Sometimes technique can seem a little boring, or maybe even pointless. Why spend more than half a class at barre or warm up before getting to the “interesting” combinations? Why do some studios require ballet technique classes in order to participate in competition, jazz, or other “unrelated” teams/companies? What is the number one way to prevent dance injuries? The answer to all these questions lies in the basics of dance technique and its importance to all dancers.
Technique does not refer to having a “perfect” or 180 – degree turn out. It does not mean that each bâtiment à la seconde grazes your ear. While good technique may lead to these attributes, it is not the goal of good technique. Having good technique involves learning and working with your body’s unique capabilities to maximize your full potential as a dancer.
Turnout is one of the primary areas where technique plays a large role. Each dancer has a certain amount of turnout, and learning to use that turnout appropriately is the key to both longevity and quality of movement. There are many professional dancers who never achieve 180-degrees of turnout, or anywhere near that level, yet lead highly successful dance careers. The most important aspect is working hard to maximize each dancer’s turnout out, but without “cranking” or forcing their turnout beyond their body’s unique anatomical abilities. Most teachers use a “knees over toes” (knees over the 1st and 2nd toe) rule of thumb to ensure their dancers are not over working their turnout. Forcing turnout leads to dance injuries in the foot, ankle, knee, hip, and back, which, in turn, have the potential to shorten a dance career.
Another area of technique is core control. This is not always the term used in dance class, but you’ve heard it in different ways. Dancers are told to “pull up” or “not sink” into their hips. These terms refer to controlling the core, or the area encompassing your hip, stomach, and back muscles. Many dance teachers refer to this as your “center” – and for good reason! This area is the center of your body, your turning focus, and your balancing point. Without strength and control of your core, or center, your dance movements will lose a mature and grounded quality. Additionally, it will be more difficult to perform higher level choreography that requires increased strength. Of course, lack of core strength can also lead to dance injuries and create a longer recovery time from an injury.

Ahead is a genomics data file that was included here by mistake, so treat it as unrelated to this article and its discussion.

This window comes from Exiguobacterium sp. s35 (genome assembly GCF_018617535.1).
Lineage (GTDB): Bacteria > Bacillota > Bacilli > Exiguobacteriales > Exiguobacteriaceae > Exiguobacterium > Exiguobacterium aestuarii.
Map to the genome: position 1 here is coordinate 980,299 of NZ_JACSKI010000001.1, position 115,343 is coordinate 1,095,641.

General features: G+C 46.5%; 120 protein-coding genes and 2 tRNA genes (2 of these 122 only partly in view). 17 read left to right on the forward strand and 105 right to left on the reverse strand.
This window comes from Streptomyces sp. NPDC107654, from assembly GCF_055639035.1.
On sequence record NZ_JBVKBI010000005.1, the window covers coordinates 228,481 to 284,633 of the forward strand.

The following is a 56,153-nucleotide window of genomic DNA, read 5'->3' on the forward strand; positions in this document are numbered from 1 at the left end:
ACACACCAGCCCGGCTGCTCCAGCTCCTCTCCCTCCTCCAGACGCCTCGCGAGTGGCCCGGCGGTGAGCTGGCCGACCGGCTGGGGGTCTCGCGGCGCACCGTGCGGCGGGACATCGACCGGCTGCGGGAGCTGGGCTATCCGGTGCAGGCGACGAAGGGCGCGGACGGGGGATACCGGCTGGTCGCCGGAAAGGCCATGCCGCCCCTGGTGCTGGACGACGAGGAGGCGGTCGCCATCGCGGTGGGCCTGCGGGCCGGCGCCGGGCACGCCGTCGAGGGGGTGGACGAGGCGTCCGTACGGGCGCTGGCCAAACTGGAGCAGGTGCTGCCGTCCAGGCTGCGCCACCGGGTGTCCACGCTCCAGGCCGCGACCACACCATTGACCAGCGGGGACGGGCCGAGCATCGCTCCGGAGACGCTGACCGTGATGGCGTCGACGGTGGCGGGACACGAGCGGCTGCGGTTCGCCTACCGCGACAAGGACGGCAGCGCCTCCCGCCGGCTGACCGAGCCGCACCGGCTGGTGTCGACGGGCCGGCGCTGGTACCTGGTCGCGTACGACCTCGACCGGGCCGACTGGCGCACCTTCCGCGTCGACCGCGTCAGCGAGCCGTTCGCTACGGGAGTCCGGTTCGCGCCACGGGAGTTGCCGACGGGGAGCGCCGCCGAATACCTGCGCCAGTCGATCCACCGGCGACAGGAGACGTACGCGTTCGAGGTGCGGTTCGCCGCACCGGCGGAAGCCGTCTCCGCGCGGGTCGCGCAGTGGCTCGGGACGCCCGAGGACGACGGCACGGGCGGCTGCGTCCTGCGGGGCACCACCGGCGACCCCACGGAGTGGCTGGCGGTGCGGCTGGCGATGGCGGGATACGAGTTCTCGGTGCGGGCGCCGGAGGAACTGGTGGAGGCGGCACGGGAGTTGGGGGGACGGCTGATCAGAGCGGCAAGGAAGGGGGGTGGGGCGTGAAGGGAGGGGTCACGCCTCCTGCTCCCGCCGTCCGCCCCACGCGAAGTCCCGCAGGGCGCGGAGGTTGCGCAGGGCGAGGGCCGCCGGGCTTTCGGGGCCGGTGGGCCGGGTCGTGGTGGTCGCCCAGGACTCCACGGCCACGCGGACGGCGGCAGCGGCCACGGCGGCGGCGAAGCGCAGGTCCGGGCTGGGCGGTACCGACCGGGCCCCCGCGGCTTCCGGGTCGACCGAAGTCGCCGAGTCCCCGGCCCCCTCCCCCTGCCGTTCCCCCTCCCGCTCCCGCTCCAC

Breathing may not inherently seem like an aspect of technique, but working with your breath in dance brings your technique together. Many health practitioners include the breathing muscles with the core. This is because the primary muscles that control your breath are located in your stomach and chest. Once you have pulled up, turned out, stomach and chest in, shoulders down, arms out, head turned, somehow you are now supposed to dance! Breath control can help release some of this tension and allow the muscles to move through the space, rather than gripping or forcing the movement. Dance is a balance between strength and elegance, control and release, power and grace. Learning, controlling, releasing, and using your breath helps bridge these dynamics in your movement.
Dancers who use proper technique will find themselves not only advancing in classes, companies, and roles, but will also decrease their risk of dance injury. As many dancers train with new teachers and studios for summer intensives, it is crucial to remember your technique basics and expand your training horizons. But above all, technique is about giving you the building blocks to enjoy your art form, so work hard and have fun!
by: Dr. Kathleen L. Davenport, M.D.